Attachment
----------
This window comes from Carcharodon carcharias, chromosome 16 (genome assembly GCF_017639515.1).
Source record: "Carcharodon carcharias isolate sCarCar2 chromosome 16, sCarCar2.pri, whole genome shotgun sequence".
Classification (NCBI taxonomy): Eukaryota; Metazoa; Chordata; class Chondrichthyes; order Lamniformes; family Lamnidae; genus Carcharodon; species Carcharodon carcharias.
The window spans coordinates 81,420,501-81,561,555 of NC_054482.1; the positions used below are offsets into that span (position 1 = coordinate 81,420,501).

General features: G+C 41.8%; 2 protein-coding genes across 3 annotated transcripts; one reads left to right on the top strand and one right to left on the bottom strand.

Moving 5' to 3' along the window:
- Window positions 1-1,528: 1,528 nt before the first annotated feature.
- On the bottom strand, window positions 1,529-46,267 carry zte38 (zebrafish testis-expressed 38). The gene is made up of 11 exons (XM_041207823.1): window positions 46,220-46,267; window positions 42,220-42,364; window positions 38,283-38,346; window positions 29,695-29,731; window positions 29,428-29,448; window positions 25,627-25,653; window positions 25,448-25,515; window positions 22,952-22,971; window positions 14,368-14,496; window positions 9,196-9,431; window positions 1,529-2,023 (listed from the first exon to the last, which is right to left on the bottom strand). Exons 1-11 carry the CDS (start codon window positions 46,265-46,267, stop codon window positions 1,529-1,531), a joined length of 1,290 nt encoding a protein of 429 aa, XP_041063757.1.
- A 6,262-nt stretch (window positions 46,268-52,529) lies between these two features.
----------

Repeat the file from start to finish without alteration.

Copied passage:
This window comes from Carcharodon carcharias, chromosome 16 (genome assembly GCF_017639515.1).
Source record: "Carcharodon carcharias isolate sCarCar2 chromosome 16, sCarCar2.pri, whole genome shotgun sequence".
Classification (NCBI taxonomy): Eukaryota; Metazoa; Chordata; class Chondrichthyes; order Lamniformes; family Lamnidae; genus Carcharodon; species Carcharodon carcharias.
The window spans coordinates 81,420,501-81,561,555 of NC_054482.1; the positions used below are offsets into that span (position 1 = coordinate 81,420,501).

General features: G+C 41.8%; 2 protein-coding genes across 3 annotated transcripts; one reads left to right on the top strand and one right to left on the bottom strand.

Moving 5' to 3' along the window:
- Window positions 1-1,528: 1,528 nt before the first annotated feature.
- On the bottom strand, window positions 1,529-46,267 carry zte38 (zebrafish testis-expressed 38). The gene is made up of 11 exons (XM_041207823.1): window positions 46,220-46,267; window positions 42,220-42,364; window positions 38,283-38,346; window positions 29,695-29,731; window positions 29,428-29,448; window positions 25,627-25,653; window positions 25,448-25,515; window positions 22,952-22,971; window positions 14,368-14,496; window positions 9,196-9,431; window positions 1,529-2,023 (listed from the first exon to the last, which is right to left on the bottom strand). Exons 1-11 carry the CDS (start codon window positions 46,265-46,267, stop codon window positions 1,529-1,531), a joined length of 1,290 nt encoding a protein of 429 aa, XP_041063757.1.
- A 6,262-nt stretch (window positions 46,268-52,529) lies between these two features.